Recent changes disempower women.
With domestic violence rising, the consequential changes to the definition of domestic violence by the Department of Justice’s Office on Violence Against Women undermine victims. Previously, the Obama administration expanded the definition based on national experts in the field to include types of nonphysical abuse. The Trump administration walked back these important changes in ways that now leave many victims vulnerable, unheard, and unprotected.
Defining Domestic Violence
In 2015, the US Department of Justice defined domestic violence as a pattern of abusive behavior in any relationship that is used by one intimate partner to gain or maintain power and control over another partner. Domestic violence can be physical, sexual, emotional, economic, or psychological actions or threats of actions that influence another person. This includes any behaviors that intimidate, manipulate, humiliate, isolate, frighten, terrorize, coerce, threaten, blame, hurt, injure, or wound someone.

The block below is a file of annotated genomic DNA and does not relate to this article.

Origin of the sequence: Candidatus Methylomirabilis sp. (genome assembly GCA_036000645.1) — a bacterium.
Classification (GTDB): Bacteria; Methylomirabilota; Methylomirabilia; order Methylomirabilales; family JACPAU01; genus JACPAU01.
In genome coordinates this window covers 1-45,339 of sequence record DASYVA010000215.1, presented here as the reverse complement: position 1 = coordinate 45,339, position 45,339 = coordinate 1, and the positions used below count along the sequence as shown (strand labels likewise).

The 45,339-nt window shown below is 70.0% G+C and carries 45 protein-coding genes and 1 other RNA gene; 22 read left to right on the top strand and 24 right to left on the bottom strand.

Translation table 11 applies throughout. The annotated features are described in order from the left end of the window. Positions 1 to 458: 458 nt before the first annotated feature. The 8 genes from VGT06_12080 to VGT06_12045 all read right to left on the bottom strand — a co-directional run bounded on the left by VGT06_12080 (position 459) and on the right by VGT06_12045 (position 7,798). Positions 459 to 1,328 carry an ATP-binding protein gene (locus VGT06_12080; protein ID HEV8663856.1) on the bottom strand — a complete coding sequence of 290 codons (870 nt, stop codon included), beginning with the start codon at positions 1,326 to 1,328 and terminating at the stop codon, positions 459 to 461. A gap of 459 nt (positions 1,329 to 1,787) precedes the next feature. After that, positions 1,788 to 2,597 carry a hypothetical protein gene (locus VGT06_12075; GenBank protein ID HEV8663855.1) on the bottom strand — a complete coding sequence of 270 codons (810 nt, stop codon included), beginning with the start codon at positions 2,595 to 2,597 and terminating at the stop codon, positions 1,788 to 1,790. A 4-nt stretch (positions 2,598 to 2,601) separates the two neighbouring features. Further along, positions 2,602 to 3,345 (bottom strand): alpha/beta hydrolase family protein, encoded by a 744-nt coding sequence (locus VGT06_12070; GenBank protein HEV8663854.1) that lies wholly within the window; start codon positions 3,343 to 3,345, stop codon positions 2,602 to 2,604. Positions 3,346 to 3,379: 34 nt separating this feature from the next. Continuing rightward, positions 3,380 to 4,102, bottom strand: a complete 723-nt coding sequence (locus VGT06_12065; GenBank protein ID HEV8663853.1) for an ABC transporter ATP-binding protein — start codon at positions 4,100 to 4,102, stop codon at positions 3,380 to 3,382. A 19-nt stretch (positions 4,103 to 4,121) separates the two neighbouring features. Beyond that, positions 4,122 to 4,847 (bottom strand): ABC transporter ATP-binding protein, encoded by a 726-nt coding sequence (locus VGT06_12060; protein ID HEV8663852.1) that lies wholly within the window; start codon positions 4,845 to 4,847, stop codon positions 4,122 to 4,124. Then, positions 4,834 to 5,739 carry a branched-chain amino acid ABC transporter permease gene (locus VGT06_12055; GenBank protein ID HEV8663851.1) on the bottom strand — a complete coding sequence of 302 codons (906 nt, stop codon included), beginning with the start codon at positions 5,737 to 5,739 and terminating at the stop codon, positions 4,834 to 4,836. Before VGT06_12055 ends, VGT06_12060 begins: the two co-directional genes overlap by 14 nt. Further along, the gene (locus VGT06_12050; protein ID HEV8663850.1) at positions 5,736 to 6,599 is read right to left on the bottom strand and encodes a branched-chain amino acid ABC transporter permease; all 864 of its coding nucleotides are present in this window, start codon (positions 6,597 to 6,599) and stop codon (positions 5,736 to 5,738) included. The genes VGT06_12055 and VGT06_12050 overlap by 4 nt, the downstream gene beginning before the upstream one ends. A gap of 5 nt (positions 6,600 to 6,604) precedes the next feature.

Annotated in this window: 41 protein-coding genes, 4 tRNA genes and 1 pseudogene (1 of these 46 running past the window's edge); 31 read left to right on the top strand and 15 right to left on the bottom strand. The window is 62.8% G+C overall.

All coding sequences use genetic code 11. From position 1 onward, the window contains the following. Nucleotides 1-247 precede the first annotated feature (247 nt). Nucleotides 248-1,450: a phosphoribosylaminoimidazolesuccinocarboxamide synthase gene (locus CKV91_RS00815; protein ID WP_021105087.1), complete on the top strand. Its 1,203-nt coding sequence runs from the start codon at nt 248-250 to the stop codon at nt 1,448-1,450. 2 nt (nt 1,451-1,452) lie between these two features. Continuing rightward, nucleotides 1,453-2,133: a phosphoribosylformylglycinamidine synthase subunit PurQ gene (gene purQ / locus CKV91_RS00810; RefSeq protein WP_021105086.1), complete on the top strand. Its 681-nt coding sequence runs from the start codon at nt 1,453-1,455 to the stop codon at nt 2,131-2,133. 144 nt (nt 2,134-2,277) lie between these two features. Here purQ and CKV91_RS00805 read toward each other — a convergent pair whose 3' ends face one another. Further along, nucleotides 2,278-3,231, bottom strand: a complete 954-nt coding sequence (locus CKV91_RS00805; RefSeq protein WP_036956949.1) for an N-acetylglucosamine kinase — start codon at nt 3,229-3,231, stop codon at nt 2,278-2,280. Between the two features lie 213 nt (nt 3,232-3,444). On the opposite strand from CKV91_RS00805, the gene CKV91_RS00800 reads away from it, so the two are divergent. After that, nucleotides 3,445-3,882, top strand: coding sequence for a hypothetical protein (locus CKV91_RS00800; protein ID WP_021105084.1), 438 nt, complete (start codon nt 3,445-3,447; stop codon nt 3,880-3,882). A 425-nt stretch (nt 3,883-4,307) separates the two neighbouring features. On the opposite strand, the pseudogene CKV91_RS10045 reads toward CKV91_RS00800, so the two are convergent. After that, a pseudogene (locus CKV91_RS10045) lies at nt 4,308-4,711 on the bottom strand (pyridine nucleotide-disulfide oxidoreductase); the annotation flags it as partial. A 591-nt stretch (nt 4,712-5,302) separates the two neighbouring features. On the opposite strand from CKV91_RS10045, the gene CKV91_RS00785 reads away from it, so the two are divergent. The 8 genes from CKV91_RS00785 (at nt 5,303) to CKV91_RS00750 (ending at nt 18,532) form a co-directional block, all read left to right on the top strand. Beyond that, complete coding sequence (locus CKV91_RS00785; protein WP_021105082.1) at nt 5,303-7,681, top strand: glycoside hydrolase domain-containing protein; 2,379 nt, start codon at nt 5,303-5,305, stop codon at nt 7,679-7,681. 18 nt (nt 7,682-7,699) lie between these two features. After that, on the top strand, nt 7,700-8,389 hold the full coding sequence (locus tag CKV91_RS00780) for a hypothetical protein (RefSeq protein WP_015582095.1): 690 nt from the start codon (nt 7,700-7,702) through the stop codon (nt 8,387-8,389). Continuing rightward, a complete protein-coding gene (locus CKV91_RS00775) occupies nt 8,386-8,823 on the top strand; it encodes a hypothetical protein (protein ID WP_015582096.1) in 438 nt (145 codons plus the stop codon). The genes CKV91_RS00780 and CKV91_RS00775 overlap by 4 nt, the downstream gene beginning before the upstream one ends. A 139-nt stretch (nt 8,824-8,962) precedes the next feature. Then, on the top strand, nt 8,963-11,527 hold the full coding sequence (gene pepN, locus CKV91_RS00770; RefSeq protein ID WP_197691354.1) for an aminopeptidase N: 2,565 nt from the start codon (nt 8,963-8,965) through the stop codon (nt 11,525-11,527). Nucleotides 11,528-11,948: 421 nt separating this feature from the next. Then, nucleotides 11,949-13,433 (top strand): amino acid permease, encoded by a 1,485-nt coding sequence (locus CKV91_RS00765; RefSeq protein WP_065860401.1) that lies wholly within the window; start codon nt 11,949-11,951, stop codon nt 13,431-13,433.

“Experts have long recognized that the manipulative behaviors identified in the Obama-era definition as restricting a victim’s liberty or freedom can cause greater and more lasting damage than physical harm. I know this from my experiences over a decade working with survivors of domestic violence. In nearly every case, the bruises and broken bones eventually heal, but the psychological scars can last a lifetime.” (Nanasi, Slate, 2019).
The current definition of domestic violence developed by the Trump administration claims only when the harm constitutes a felony or misdemeanor crime can it be called domestic violence. Eliminated are behaviors of manipulation and coercion that intend to undermine, intimidate, and disempower the targeted person.
“So, for example, a woman whose partner isolates her from her family and friends, monitors her every move, belittles and berates her, or denies her access to money to support herself and her children is not a victim of domestic violence in the eyes of Trump’s Department of Justice.” (Nanasi, Slate, 2019).
Psychological Abuse Compared to Physical Violence
Psychological abuse, the aspect of domestic violence that’s the most elusive, is more pervasive than physical violence, often a precursor to violence, and endangers women the most impacting their mental and physical health.